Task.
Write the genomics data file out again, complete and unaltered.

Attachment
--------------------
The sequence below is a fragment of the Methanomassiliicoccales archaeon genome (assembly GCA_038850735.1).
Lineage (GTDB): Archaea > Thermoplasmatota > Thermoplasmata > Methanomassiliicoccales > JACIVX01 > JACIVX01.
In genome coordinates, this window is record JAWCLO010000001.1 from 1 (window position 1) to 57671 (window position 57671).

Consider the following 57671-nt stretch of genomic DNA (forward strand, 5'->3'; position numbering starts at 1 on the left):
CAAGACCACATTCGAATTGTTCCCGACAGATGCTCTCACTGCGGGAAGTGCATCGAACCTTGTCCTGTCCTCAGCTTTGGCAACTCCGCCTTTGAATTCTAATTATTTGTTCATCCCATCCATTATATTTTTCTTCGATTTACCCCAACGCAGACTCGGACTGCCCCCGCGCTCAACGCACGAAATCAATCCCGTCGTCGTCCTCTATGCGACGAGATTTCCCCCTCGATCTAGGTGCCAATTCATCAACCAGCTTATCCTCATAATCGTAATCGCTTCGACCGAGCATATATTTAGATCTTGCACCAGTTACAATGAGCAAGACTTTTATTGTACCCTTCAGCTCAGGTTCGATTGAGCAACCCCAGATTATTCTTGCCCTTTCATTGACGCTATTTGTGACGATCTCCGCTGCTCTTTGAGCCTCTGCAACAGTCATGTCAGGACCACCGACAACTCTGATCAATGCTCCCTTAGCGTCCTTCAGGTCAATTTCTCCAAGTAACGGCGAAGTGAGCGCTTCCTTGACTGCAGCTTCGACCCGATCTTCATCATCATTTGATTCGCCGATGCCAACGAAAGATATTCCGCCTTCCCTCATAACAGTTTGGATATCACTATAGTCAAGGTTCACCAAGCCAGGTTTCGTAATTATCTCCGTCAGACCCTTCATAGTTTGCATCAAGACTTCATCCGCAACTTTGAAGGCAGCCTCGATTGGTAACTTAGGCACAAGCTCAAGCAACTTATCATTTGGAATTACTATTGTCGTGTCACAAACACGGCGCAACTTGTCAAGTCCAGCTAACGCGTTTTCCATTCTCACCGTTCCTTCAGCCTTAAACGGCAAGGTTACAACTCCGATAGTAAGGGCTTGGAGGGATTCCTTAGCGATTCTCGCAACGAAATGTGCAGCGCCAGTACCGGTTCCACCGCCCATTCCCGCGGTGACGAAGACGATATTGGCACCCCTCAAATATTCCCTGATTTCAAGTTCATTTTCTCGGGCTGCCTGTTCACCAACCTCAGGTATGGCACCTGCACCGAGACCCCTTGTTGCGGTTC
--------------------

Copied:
The sequence below is a fragment of the Methanomassiliicoccales archaeon genome (assembly GCA_038850735.1).
Lineage (GTDB): Archaea > Thermoplasmatota > Thermoplasmata > Methanomassiliicoccales > JACIVX01 > JACIVX01.
In genome coordinates, this window is record JAWCLO010000001.1 from 1 (window position 1) to 57671 (window position 57671).

Consider the following 57671-nt stretch of genomic DNA (forward strand, 5'->3'; position numbering starts at 1 on the left):
CAAGACCACATTCGAATTGTTCCCGACAGATGCTCTCACTGCGGGAAGTGCATCGAACCTTGTCCTGTCCTCAGCTTTGGCAACTCCGCCTTTGAATTCTAATTATTTGTTCATCCCATCCATTATATTTTTCTTCGATTTACCCCAACGCAGACTCGGACTGCCCCCGCGCTCAACGCACGAAATCAATCCCGTCGTCGTCCTCTATGCGACGAGATTTCCCCCTCGATCTAGGTGCCAATTCATCAACCAGCTTATCCTCATAATCGTAATCGCTTCGACCGAGCATATATTTAGATCTTGCACCAGTTACAATGAGCAAGACTTTTATTGTACCCTTCAGCTCAGGTTCGATTGAGCAACCCCAGATTATTCTTGCCCTTTCATTGACGCTATTTGTGACGATCTCCGCTGCTCTTTGAGCCTCTGCAACAGTCATGTCAGGACCACCGACAACTCTGATCAATGCTCCCTTAGCGTCCTTCAGGTCAATTTCTCCAAGTAACGGCGAAGTGAGCGCTTCCTTGACTGCAGCTTCGACCCGATCTTCATCATCATTTGATTCGCCGATGCCAACGAAAGATATTCCGCCTTCCCTCATAACAGTTTGGATATCACTATAGTCAAGGTTCACCAAGCCAGGTTTCGTAATTATCTCCGTCAGACCCTTCATAGTTTGCATCAAGACTTCATCCGCAACTTTGAAGGCAGCCTCGATTGGTAACTTAGGCACAAGCTCAAGCAACTTATCATTTGGAATTACTATTGTCGTGTCACAAACACGGCGCAACTTGTCAAGTCCAGCTAACGCGTTTTCCATTCTCACCGTTCCTTCAGCCTTAAACGGCAAGGTTACAACTCCGATAGTAAGGGCTTGGAGGGATTCCTTAGCGATTCTCGCAACGAAATGTGCAGCGCCAGTACCGGTTCCACCGCCCATTCCCGCGGTGACGAAGACGATATTGGCACCCCTCAAATATTCCCTGATTTCAAGTTCATTTTCTCGGGCTGCCTGTTCACCAACCTCAGGTATGGCACCTGCACCGAGACCCCTTGTTGCGGTTC